Spoilers follow.”Superman: Man of Steel” is soaring at theatres.
Since its opening Thursday, the film has earned a remarkable $125 million in the U.S.
Warner Bros. has been trying to find a way to bring a Superman reboot back to the big screen for a while. There are plenty of reasons why they got it right this time.
After an early screening last Tuesday, we left thinking the film was good — not great.
After seeing the film a second time over the weekend with excited moviegoers in a more relaxed atmosphere and without expectations, we enjoyed director Zack Snyder’s take on Superman much more.
Not only does Snyder’s version have longevity for a newly-announced sequel, but a “Justice League” film as well.
Most people know the story.
Superman's home planet of Krypton is facing imminent doom and as a last-ditch effort his parents send him to Earth while they perish along with the alien planet.
The film doesn't rush by here.
Instead, director Zack Snyder and his producers spent time researching a way to extend the Kryptonian culture in the film.
They reached out to University of British Columbia linguist, Dr. Christine Schreyer to help create a new language. In addition, producers decided that Superman's people should be inspired by the the Kings of medieval times, complete with a caste system in order to make them more realistic.
If you've seen the 1978 'Superman,' Snyder gives some nods.
(Source: 'Man of Steel' production notes)
Snyder took creative liberty to make Superman's home planet look less like Snow Miser's ice kingdom.
Now, it looks like something out of James Cameron's 'Avatar' complete with giant mythical beasts, a creepy pod centre to artificially grow Kryptonian life, and a core that brings back memories of Pandora's Tree of Souls.
When Kent lands on Earth, we don't follow along to see what happens next.
Instead, we're blasted 33 years into his future, which is fine because we get to see bits and pieces of his early life in flashback sequences. It's a fresh take on the earlier Superman films before it.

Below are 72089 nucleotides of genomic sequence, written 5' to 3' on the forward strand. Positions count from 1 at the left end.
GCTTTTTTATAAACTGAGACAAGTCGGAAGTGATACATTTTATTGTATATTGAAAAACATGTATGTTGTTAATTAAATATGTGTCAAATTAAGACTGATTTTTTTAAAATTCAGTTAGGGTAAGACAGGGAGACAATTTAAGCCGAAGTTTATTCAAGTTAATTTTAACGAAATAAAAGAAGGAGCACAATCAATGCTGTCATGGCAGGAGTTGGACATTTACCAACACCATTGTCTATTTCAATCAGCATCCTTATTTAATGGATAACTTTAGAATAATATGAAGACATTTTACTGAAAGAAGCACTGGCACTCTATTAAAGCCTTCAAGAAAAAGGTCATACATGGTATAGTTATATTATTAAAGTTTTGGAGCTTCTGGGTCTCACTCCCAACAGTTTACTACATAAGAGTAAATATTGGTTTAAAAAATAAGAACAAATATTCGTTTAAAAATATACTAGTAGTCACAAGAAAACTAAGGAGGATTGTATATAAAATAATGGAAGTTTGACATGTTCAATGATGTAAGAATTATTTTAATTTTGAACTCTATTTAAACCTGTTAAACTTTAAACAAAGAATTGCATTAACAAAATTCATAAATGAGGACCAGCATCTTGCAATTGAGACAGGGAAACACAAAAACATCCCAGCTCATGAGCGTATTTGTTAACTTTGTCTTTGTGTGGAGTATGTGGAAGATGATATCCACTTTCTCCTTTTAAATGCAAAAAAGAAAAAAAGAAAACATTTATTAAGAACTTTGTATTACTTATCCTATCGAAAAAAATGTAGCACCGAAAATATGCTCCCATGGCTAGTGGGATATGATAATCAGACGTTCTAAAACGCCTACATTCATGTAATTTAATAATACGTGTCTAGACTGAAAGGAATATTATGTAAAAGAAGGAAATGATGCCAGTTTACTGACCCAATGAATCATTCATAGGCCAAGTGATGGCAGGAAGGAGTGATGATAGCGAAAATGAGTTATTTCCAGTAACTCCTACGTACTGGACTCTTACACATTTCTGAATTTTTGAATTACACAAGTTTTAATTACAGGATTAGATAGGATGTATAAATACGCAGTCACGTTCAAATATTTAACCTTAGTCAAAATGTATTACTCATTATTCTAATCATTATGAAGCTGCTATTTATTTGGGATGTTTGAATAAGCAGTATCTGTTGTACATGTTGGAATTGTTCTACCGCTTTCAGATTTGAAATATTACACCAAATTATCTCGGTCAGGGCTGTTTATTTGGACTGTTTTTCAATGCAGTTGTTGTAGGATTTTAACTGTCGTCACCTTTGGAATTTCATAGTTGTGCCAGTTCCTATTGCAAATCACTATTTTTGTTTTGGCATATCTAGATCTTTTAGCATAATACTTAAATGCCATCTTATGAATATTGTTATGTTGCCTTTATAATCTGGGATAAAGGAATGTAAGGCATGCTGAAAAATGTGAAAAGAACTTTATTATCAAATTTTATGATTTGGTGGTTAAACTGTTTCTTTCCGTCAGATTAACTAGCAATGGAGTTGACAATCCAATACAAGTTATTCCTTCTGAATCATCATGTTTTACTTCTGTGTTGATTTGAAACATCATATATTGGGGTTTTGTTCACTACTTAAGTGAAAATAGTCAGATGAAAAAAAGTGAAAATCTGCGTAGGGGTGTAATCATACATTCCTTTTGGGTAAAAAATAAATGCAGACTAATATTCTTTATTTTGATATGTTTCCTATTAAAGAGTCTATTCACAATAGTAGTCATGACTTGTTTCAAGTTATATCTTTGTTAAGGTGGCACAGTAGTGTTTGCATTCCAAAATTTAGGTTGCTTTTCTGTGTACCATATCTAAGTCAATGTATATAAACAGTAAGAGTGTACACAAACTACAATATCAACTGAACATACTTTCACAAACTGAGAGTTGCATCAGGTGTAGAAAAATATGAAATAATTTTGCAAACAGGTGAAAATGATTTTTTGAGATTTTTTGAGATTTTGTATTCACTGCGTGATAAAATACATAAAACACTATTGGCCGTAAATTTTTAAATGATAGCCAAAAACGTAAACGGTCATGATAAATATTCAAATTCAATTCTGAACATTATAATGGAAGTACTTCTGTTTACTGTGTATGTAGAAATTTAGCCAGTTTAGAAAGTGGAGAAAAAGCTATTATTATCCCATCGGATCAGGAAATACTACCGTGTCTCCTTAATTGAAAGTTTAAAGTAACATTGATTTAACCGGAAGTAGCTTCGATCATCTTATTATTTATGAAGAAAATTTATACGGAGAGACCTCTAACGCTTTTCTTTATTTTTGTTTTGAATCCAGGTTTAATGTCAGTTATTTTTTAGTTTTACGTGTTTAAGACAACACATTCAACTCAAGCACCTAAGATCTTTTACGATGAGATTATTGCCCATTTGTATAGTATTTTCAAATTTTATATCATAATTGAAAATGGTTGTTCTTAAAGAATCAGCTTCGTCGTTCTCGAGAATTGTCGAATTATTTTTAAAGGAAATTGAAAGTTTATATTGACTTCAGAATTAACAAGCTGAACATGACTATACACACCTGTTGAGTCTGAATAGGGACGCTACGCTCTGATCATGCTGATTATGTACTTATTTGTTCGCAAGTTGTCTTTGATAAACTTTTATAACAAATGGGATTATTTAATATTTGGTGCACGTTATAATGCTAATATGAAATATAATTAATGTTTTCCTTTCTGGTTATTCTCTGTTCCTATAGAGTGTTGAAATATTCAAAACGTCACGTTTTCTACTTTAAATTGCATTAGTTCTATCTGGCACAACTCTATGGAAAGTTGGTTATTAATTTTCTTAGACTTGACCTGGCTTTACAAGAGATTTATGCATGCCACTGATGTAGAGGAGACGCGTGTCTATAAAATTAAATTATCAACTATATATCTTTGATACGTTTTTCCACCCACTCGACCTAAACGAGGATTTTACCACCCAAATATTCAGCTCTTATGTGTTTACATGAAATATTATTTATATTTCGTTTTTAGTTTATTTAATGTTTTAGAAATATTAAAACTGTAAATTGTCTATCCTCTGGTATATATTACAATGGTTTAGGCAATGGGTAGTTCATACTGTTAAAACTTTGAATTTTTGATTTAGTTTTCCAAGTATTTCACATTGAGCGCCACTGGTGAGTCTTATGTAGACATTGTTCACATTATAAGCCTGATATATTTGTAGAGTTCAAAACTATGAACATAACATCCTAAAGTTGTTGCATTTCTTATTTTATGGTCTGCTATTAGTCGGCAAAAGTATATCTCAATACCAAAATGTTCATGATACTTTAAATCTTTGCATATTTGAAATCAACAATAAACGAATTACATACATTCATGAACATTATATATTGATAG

From Diane Lane and Kevin Costner as Superman's Earth parents, to Amy Adams as Pulitzer-winning (really) reporter Lois Lane and Michael Shannon as a revenge-seeking -- and ill-tempered (how many times do we have to hear he's going to find Superman? We get it.) -- General Zod, the dynamic between the cast is fantastic.
Adams' versatility in films like 'The Fighter' and 'Master' lends her to a grittier role than previous airy and lighted-hearted characters ('The Muppets,' 'Enchanted').
From chiseled chin to extremely toned bod, it's not hard to see why British actor Henry Cavill finally got the right to play the 'Man of Steel.' Cavill's body language and expressions sell the man who struggles internally to ultimately find the calm, collected brilliant hero buried beneath any self doubt.
As well, it's good to see Laurence Fishburne back on screen as the Daily Planet editor.
Crowe's role is more than just the saviour of the doomed Krypton in the beginning of the film. His return is welcome, not only as slight comic relief, but to help get Clark/Kal-El grounded on Earth.
It's similar to the scene in 'The Lion King' where Simba has a heart-to-heart with his passed-on father Mufasa to get his rear in gear and 'take his place in the great circle of life.'
OK, they do cry.
But many times General Zod or Superman decide to show their emotions with some serious heat vision.
Seems like a good way to let off steam, provided no one's in firing range.
We guess they missed out on these parts which audiences found funny: